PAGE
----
Http server clock

Very often, between all of my sites on Netlify, I will hit a front end server whose time is way off. Sometimes more than a week.

Could you implement ntp or some other system to keep all the cattle clock up to date?

Hi @tilsammans,

Not sure what you mean and I’m not too sure on your workflow. But, in short, you can grab the time in JS:

// Provide the current date
var time = new Date().toLocaleString()

I mean the date in the http response headers. For some requests, these are way off. It usually means the web server in question is misconfigured. It’s not a huge deal but some SEO/analytics applications show a warning.

To further illustrate my point, consider this terminal output, which I copied verbatim:

for i in {1..5}; do curl --no-progress-meter  -I https://www.spacebabies.nl | grep date; done
date: Sat, 01 Aug 2020 10:50:57 GMT
date: Sat, 01 Aug 2020 10:50:57 GMT
date: Tue, 28 Jul 2020 01:47:50 GMT
date: Sat, 01 Aug 2020 10:50:57 GMT
date: Tue, 28 Jul 2020 01:47:50 GMT

Hey @tilsammans,

I believe these times are relative to when the CDN node cached the content. You may contact a different PoP for each request, hence the discrepancy.

You could add a custom header to grab the current time.

Hi Pieparker,

No, that is not correct.

Could you escalate this issue or assign it to someone else please? There is a knowledge gap here that I am not sure I will be able to bridge. I am not in need of a custom header or the current time at all. I am simply informing you that some CDN nodes are misconfigured, which is a violation of spec.

What you are referring to is the Last-Modified header, which is set correctly.

The Date header represents the date and time at which the response was originated. There is no room for interpretation here, it’s right there in RFC 2616 paragraph 14.18.

If the issue will not be resolved I suggest we close the topic.

Happy to escalate this, if necessary.

However, reading the specification:

The “Date” header field represents the date and time at which the message was originated

Furthermore, a bit more reading material over at W3 (Caching in HTTP):

13.1.1 Cache Correctness

A correct cache MUST respond to a request with the most up-to-date response held by the cache that is appropriate to the request (see sections 13.2.5, 13.2.6, and 13.12) which meets one of the following conditions:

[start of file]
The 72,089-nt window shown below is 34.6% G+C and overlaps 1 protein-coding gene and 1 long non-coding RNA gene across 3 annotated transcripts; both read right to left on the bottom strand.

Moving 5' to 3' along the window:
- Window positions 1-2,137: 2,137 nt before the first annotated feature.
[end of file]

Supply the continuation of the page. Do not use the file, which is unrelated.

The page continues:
1. It has been checked for equivalence with what the origin server would have returned by revalidating the response with the origin server (section 13.3);

  2. It is “fresh enough” (see section 13.2). In the default case, this means it meets the least restrictive freshness requirement of the client, origin server, and cache (see section 14.9); if the origin server so specifies, it is the freshness requirement of the origin server alone.

If a stored response is not “fresh enough” by the most restrictive freshness requirement of both the client and the origin server, in carefully considered circumstances the cache MAY still return the response with the appropriate Warning header (see section 13.1.5 and 14.46), unless such a response is prohibited (e.g., by a “no-store” cache-directive, or by a “no-cache” cache-request-directive; see section 14.9).

  1. It is an appropriate 304 (Not Modified), 305 (Proxy Redirect), or error (4xx or 5xx) response message.

So, given you have a Cache-Control header of max-age=60, besides whatever local caching is at play, and the content remains unchanged, the request is still fresh and the date won’t be revised.

Happy to discuss any misconception I may have here or, as I said at the beginning, get more eyes on the topic for you!

Hi @tilsammans , @Pie is right, the date header corresponds to the date when the CDN server cached the content.

BUT (and this is a big but) @Pie, a “good” CDN would send the current date. You can read here https://forums.aws.amazon.com/thread.jspa?messageID=807813 why it’s problematic regarding client caching (due to this, browsers tend to not use local cache correctly, which increases TTFB). From my tests, Firebase Hosting and Stackpath return the current Date while Cloudfront and Netlify return the cached Date, which increase TTFB and bandwidth for assets like Javascript and images.
Combined with the fact that Netlify use the same CDN cache from free to business users, it reduces the competitivity of Netlify for Pro and Business users.

So @Pie I would love if we can have a discussion about Netlify changing this behavior regarding the returned date (maybe with a configuration field in netlify.toml, for backward compatibility) in order to reduce TTFB and bandwidth :slight_smile:

@skerkour,

I appreciate the discussion! I ran this by the applicable internal team and, as a result, I’ve raised the feature request for discussion. If/when we know more, we’ll let you know :smile:!

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